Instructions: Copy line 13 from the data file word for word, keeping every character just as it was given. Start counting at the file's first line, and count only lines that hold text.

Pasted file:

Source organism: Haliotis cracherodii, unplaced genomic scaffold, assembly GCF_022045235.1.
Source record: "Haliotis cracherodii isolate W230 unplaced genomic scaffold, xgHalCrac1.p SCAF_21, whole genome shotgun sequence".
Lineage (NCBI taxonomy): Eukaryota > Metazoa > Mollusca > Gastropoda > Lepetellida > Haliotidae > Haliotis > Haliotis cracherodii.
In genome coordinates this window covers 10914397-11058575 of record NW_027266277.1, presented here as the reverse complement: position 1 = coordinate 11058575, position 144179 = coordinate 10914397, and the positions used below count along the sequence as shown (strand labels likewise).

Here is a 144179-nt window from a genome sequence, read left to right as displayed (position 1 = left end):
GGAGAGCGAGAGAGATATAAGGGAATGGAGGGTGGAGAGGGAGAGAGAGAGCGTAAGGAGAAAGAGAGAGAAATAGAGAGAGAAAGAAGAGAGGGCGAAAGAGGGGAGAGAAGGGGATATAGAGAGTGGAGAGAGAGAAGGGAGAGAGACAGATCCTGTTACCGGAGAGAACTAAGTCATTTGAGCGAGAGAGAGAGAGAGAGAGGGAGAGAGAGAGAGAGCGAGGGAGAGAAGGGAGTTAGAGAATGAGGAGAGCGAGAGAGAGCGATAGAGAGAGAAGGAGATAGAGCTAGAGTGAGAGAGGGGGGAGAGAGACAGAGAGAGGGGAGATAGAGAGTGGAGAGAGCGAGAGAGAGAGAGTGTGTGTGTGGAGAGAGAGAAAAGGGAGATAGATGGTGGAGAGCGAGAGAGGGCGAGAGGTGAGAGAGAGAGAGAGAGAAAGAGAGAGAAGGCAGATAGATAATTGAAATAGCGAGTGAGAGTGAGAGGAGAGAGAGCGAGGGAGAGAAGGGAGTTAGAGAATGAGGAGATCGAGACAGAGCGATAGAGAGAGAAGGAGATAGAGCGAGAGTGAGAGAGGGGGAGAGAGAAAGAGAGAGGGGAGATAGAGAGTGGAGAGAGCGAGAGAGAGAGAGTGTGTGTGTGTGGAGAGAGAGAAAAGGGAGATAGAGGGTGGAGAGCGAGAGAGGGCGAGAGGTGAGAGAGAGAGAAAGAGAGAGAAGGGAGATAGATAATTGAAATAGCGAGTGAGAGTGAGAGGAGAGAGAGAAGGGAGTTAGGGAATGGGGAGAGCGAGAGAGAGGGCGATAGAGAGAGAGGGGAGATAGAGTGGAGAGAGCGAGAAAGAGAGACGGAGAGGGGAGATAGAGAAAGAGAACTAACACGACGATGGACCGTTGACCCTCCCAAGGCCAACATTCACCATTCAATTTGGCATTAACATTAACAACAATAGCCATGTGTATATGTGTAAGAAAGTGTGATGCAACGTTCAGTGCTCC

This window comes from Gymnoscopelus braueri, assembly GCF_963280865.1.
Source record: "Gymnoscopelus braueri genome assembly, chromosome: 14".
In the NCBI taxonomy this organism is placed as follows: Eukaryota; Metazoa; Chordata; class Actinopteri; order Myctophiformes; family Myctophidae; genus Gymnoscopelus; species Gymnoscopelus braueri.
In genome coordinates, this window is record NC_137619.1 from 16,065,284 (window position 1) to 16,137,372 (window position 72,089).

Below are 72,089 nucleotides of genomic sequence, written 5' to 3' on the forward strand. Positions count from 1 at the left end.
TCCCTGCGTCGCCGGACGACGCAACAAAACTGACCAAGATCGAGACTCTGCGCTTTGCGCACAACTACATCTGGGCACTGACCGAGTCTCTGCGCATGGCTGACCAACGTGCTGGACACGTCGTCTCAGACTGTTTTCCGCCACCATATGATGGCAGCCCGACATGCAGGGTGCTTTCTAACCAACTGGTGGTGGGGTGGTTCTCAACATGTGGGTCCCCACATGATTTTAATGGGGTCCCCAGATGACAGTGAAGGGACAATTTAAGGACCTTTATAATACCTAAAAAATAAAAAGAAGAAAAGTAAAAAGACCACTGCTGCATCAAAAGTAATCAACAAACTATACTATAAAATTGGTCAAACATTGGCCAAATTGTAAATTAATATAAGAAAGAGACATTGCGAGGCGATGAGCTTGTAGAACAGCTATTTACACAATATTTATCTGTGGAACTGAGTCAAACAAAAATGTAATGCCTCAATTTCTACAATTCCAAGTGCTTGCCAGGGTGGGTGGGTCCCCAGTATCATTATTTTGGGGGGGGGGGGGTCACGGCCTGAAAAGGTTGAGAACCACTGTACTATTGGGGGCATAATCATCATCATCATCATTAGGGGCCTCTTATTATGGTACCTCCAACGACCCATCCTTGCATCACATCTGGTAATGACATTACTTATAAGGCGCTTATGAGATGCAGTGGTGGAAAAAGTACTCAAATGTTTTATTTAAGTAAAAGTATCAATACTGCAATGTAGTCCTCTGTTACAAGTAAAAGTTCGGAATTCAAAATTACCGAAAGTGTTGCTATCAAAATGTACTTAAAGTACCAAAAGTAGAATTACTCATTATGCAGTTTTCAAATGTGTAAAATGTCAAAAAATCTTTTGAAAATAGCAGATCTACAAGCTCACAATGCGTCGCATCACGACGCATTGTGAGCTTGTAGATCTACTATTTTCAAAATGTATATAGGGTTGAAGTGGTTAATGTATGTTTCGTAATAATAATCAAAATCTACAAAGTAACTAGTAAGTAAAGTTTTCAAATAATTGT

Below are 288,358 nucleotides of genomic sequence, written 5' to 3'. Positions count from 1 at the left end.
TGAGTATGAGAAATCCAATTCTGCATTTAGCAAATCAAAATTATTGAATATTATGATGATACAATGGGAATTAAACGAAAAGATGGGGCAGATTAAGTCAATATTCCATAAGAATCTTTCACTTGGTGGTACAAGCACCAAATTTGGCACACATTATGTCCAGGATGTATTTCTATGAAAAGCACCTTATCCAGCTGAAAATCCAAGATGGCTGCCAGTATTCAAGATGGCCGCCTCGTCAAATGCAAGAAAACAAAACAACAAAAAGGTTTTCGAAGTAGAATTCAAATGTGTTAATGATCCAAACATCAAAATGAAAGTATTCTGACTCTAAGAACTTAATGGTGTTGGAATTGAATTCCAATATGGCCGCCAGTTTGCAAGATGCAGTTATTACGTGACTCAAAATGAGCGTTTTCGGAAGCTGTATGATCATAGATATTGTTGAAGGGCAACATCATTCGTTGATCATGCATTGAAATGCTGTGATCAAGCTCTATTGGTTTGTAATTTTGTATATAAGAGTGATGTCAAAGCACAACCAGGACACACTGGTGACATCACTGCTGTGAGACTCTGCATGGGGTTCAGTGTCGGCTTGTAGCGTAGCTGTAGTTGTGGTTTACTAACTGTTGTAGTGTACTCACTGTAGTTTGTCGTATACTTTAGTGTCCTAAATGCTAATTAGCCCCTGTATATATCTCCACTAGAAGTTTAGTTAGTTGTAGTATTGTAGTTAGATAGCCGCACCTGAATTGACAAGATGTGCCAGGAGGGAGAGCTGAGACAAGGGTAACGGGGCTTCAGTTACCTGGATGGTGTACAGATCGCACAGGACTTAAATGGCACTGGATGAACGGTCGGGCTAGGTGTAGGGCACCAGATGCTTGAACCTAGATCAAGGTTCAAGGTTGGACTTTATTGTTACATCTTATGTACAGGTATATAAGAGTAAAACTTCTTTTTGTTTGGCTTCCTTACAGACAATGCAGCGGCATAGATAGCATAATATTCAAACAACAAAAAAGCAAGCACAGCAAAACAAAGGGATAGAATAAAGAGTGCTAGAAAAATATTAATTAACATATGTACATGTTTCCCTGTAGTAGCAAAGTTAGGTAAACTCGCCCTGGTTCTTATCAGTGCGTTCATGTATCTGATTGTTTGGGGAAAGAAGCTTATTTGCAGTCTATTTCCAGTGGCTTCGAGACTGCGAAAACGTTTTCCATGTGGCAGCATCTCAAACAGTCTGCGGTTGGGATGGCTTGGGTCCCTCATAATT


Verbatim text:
Below are 288,358 nucleotides of genomic sequence, written 5' to 3'. Positions count from 1 at the left end.